Archive for Wednesday, July 14, 2010

What do I do with shallots?



July 14, 2010



What they are: A small member of the onion family, shallots probably originated in Asia, though they were named by the Greeks, who believed the bulbs came from an ancient city in Israel, Ashkelon. Shallots are shaped like slim garlic, with multiple cloves inside one head, and their ivory skin can show hints of many colors from the traditional gray, to gold to reddish-gold.

Season: Dry shallots are available year-round, but locally grown shallots should be available this month. Pick bulbs that are large, plump and firm, and avoid ones that are moldy or sprouting.

Nutrition: One ounce of shallots has 20 calories, no fat, no fiber, 1 gram of protein and 7 percent of your daily vitamin A, according to

How to store: Shallots can be stored in a cool, dry, well-ventilated place for up to one month, according to Aliza Green’s “Field Guide to Produce.”

In American cooking, the onion gets all the attention.

Well, occasionally, it’ll let its cousin, garlic, have a bit of the glory, but for the most part it’s all about the onion: red, yellow or white.

But for much of the rest of the world, the shallot is king.

That also goes for the culinary world, where chefs in the know love to use the little bulbs to give dishes a special oomph.

“I think shallots are great because they’re very versatile and they impart a garlic flavor and maybe less of an onion flavor,” says Ken Baker, chef and proprietor at Pachamama’s Restaurant & Star Bar, 800 N.H. “They kind of fit the space in between, for a lot of reasons.”

Baker uses them in sauces and vinaigrettes, fried as a topping to the restaurant’s house salad and really anytime he wants to have a flavor a bit less sharp than an onion.

As with their taste, shallots’ size and look is somewhere in between an onion and a garlic bulb. The head is shaped like a narrow young onion, but the inside is similar to garlic in that it is made up of multiple cloves. As for color, shallots run the gamut, from golden brown to gray to rosy red, and their ivory flesh is generally tinged with green or rose. The most popular ones you’ll find in supermarkets, though, are a golden brown, says Greg Stone, produce manager at Hy-Vee, 3504 Clinton Parkway.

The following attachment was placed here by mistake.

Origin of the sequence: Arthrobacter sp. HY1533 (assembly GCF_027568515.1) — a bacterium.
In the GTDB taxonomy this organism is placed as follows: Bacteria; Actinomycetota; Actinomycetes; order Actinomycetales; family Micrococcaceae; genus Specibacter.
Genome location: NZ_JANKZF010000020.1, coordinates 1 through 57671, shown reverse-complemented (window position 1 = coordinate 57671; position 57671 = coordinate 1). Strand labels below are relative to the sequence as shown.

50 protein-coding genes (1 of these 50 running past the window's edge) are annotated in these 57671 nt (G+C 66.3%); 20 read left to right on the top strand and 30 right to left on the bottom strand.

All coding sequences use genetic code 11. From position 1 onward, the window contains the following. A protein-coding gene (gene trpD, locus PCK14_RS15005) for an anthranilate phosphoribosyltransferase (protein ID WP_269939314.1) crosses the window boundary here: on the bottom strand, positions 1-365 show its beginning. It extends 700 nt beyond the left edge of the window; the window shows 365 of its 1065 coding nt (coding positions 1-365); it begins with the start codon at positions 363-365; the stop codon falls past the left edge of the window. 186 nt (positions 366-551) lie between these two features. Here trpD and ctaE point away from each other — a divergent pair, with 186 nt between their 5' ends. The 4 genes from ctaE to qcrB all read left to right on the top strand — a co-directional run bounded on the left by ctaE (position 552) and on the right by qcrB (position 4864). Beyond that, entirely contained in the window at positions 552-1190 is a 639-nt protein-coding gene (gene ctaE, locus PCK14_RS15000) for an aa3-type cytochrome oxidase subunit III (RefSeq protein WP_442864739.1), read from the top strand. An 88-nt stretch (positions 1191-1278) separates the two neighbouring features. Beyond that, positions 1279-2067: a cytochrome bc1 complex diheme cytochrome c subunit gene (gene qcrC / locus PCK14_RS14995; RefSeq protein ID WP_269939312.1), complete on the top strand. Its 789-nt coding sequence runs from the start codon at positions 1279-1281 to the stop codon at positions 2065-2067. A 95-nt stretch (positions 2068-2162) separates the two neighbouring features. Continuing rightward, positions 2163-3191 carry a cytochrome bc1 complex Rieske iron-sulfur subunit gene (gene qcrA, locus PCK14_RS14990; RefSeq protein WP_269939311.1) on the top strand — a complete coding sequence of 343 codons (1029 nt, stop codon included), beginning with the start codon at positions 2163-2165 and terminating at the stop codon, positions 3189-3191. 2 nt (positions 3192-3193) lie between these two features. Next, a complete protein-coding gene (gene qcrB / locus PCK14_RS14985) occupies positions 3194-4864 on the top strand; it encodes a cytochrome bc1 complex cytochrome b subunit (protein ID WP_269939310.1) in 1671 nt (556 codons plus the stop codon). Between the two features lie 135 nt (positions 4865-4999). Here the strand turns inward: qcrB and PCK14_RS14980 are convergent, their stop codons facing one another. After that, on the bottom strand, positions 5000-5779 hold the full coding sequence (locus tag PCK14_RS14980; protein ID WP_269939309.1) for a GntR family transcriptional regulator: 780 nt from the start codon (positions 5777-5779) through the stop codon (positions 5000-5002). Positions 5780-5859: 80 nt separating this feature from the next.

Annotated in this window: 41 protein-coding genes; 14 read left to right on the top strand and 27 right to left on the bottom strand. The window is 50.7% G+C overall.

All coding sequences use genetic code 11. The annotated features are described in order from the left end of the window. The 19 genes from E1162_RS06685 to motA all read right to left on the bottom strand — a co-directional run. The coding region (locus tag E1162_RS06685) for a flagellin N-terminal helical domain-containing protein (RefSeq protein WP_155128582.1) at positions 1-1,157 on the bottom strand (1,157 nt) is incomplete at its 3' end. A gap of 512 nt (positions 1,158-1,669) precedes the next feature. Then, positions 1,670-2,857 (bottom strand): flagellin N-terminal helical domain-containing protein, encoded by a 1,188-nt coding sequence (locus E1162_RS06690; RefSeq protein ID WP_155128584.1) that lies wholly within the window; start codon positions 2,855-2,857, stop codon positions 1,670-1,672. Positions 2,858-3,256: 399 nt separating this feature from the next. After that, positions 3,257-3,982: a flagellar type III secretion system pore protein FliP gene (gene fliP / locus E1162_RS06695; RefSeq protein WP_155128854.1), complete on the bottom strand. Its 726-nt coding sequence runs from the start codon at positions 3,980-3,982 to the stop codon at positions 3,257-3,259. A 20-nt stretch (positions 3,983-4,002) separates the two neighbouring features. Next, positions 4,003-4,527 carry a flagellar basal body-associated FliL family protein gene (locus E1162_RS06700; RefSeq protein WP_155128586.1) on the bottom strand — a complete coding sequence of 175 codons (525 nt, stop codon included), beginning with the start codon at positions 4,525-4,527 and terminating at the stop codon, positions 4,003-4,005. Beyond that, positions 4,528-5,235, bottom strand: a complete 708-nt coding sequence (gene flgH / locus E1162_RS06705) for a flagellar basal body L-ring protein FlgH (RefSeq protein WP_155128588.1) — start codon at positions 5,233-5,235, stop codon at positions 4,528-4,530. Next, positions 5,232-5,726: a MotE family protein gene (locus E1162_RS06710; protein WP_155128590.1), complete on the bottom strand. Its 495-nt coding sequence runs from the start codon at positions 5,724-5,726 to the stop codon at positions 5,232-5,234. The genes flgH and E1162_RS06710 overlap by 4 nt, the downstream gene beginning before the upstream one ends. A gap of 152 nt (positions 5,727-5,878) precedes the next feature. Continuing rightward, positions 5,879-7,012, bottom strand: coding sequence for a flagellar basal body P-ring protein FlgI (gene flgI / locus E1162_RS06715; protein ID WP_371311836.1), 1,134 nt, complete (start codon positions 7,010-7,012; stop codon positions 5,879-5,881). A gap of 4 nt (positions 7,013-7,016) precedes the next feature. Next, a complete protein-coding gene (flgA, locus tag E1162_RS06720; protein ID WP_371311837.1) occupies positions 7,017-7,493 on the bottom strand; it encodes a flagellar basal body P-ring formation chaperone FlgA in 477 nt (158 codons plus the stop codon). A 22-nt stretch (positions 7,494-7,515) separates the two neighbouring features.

Stone says that when it comes time to picking a shallot, take hints from their famous culinary cousins.

“You don’t want them to be sprouting, and you want them to be firm, like a bulb of garlic. You don’t want them to be soft,” he says. “And they should have a nice gold color.”

Baker says he prefers his shallots as fresh as possible — directly from the ground if he can get them that way. Stone says that if you can’t get them that fresh, keep a close eye on their weight when you pick them up at the store.

“The heavier the better,” he says, noting that heft is equal to moisture content, which is akin to freshness. “Its kind of like apples if you’ve ever noticed. Apples or peaches, when you pick them up, if they’re light, the moisture content isn’t there.”


Asparagus with Blood Oranges and Shallots

Extra virgin olive oil

2 cloves peeled garlic thinly sliced

8 shallots peeled and quartered lengthwise

Sea salt

Mirin or dry white wine

1 bunch asparagus ends snapped left whole

2 blood oranges peeled and thinly sliced into rounds

Balsamic vinegar

Place a small amount of oil, garlic and shallots in a deep skillet and turn heat to medium. When the shallots begin to sizzle, add a pinch of sea salt and sauté until the shallots are quite limp and beginning to color, about 4 minutes. Add lemon zest, sprinkle generously with mirin and add asparagus spears. Cover and reduce heat to low. Cook until the asparagus is just tender and a vivid green. Remove from heat and stir gently to combine.